Rattle's view of the work is perhaps inflected by the grittiness of the production. With the LSO players he creates a superbly vivid and engaged account of the score, full of detail and always alive. Yet it does not have the twinkly story-tale glow that some performances do (Charles Mackerras takes a rather softer view of the work in his classic recording with the Vienna Philharmonic Orchestra), but then the story is not really a twinkly story-tale either. The life of the animals is straightforward, direct and sometimes difficult, death is ever present, and the humans are all rather sad creatures. [In fact, if you make the characters completely human, then the story has a very nasty undertone, something mined by Daisy Evans in her production for Silent Opera, where Vixen is a street person and the Forester's relationship with her becomes disturbingly sexually oppressive, see my review] It is this vivid edginess to the story which makes the transformation which comes at the end all the more magical.

Lucy Crowe also has history with the role of the Vixen, and can be seen in the 2013 DVD production from Glyndebourne conducted Vladimir Jurowski. Crowe is not really a soubrette style of Vixen, which means that we avoid one of the main problems with the role; Janacek's orchestration is such that by casting a young soubrette as Vixen we lose an element of clarity as the orchestra can win in the balance. Here Crowe is always to the fore, and her performance is quite serious, though fully rounded with some delightful pert moments and the impressive character needed for such scenes as the farmyard. She is paired with another soprano, Sophia Burgos, who makes a luscious fox and the two's duet comes over very well.  

Gerald Finley makes a very human Forester, despite his actions you can never get annoyed with him and his final scene is a glorious paen to nature. He is surrounded by a fine cast of humans, Paulina Malefane as his wife, Peter Hoare as the schoolmaster, Jan Martinik as the parson, Hanno Muller- Brachmann as Harasta, Jonah Halton as Pasek, and Anna Paskova as Pasek's wife. None of them terribly admirable, and all very human.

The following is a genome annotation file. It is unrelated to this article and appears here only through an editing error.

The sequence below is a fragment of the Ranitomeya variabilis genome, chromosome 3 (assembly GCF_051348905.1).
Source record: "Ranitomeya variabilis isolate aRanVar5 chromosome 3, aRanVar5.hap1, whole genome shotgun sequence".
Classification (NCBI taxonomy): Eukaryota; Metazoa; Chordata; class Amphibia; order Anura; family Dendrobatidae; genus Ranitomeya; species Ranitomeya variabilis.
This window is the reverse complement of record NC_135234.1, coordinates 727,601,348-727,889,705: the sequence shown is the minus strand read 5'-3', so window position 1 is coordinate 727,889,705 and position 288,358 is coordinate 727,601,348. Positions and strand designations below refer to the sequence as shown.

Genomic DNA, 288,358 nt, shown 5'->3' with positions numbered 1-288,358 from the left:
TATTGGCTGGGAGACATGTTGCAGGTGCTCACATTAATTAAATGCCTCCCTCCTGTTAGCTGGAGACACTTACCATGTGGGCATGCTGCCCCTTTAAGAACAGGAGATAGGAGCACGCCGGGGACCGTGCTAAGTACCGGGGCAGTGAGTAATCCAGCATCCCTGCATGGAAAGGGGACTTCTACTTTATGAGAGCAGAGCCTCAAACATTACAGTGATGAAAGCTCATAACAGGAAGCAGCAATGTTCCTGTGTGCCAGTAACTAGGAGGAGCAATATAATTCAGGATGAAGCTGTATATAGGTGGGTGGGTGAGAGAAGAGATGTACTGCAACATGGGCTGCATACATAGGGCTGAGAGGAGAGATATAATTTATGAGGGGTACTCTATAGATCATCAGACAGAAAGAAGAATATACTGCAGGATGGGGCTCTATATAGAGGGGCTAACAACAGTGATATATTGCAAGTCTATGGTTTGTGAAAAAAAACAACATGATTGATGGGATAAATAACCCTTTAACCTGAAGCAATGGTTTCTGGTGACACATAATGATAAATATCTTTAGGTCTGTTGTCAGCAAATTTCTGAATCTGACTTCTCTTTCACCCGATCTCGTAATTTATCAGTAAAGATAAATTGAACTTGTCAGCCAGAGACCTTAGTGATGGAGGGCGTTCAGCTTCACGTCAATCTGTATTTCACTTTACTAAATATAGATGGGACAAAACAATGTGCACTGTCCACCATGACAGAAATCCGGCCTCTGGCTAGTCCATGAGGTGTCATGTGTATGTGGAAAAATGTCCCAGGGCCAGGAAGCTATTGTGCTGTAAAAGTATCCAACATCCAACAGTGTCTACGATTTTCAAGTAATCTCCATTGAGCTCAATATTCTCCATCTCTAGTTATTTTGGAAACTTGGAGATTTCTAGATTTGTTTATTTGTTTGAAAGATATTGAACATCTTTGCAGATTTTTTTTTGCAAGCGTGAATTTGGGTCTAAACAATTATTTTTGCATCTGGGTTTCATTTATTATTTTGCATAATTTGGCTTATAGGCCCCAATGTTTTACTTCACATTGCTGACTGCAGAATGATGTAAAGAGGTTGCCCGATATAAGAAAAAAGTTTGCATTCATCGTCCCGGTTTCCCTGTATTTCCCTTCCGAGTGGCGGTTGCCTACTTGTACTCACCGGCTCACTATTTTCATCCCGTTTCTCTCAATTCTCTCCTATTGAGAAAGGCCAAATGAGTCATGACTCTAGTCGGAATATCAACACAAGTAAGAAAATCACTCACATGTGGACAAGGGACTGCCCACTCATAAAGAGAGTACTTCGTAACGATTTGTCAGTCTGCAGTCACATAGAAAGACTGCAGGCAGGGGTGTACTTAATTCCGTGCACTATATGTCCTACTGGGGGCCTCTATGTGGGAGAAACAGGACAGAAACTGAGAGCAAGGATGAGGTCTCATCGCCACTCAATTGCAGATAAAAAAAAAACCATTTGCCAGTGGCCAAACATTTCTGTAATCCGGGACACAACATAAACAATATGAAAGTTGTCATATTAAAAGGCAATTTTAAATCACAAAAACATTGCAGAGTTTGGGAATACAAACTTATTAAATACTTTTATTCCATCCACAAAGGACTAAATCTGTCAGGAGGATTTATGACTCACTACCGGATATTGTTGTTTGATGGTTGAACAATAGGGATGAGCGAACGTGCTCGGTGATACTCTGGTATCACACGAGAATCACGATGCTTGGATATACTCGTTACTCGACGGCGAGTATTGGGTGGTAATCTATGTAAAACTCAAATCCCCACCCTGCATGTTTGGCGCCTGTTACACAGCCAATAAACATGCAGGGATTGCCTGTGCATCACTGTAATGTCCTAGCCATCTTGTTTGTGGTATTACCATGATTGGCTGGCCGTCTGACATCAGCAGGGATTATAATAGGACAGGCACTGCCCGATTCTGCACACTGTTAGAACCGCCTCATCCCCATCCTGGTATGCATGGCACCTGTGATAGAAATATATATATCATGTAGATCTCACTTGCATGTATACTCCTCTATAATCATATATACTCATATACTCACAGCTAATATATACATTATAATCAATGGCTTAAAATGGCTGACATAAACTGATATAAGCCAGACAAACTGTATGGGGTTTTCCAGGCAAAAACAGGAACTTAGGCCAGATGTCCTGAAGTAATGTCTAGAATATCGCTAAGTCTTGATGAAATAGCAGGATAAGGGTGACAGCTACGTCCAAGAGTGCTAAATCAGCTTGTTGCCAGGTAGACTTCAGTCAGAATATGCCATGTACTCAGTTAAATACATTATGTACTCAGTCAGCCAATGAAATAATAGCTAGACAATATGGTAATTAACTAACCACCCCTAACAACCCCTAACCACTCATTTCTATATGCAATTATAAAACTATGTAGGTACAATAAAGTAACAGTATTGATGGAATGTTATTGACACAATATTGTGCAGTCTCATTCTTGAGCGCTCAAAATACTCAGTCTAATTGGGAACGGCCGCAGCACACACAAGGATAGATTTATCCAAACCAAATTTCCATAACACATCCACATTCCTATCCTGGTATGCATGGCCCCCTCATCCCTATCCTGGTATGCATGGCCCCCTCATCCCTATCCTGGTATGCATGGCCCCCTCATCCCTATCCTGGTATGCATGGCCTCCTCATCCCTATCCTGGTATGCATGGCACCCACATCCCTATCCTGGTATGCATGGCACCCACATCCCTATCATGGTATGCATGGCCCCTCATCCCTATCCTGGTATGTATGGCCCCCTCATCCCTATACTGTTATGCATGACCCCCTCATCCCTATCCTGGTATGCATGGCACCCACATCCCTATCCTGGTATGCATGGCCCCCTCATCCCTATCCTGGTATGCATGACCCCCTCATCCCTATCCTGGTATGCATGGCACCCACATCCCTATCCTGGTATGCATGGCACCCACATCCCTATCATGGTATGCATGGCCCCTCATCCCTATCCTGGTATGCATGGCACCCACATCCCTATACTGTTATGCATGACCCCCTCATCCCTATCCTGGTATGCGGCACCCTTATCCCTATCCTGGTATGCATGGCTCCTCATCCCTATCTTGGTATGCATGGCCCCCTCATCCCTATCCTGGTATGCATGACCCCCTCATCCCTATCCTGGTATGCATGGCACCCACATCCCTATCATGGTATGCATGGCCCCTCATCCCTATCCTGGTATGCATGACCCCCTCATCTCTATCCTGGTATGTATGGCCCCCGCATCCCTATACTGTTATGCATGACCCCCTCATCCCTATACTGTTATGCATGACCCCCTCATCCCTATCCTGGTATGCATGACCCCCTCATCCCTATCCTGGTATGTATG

As I have said, the nature of the performance does have some drawbacks. The child soloists are all admirable, but as recorded live some of them are a little far back in the mix and this rather draws attention to the imbalance. There were also moments when the LSO Chorus, admirable though it is, simply sounded too large and too robust for the circumstances. 

I have to confess that my first choice for a recording of The Cunning Little Vixen would be for one in English, which rather means Rattle's first recording with Lilian Watson in the title role, and I would also not want to be without Sir Charles Mackerras, which means his Vienna Philharmonic recording with Lucia Popp (in Czech). But this new recording brings a vivid modern perspective onto the score and combines a superb performance from the London Symphony Orchestra with a fine ensemble account from the soloists.

The pairing is a live recording of Janacek's Sinfonietta with Rattle conducting the London Symphony Orchestra in 2018. A taut account of the work which comes over well, though for me it is a work which simply has to be heard live.

Leos Janacek (1854-1928) - The Cunning Little Vixen (1923)
Janacek - Sinfonietta
Lucy Crowe - Vixen
Gerald Finley - Forester
Sophia Burgos - Fox, Chocholka
Peter Hoare - Schoolmaster, Cock, Mosquito
Jan Martinik - Parson, Badger
Hanno Muller-Brachmann - Harasta
Paulina Malefane - Forester's Wife, Owl, Woodpecker
Anna Lapkovskaja  - Mrs Paskova, Lapak
Jonah Halton - Pasek
Irene Hoogveld - Jay
Poppy Dawid, Inji Galliet-Jakoby, Saoirse Exelby, Maeve McAllister, Eben Watson, Olivia Solomou, Theo Smith - treble soloists
London Symphony Orchestra
London Symphony Chorus
LSO Discovery Voices
Simon Rattle (conductor)
Recorded live at the Barbican, London, 27 & 29 June 2019, 18 & 19 September 2018
LSO LIVE LSO0850 2CDs [63:09, 56:28]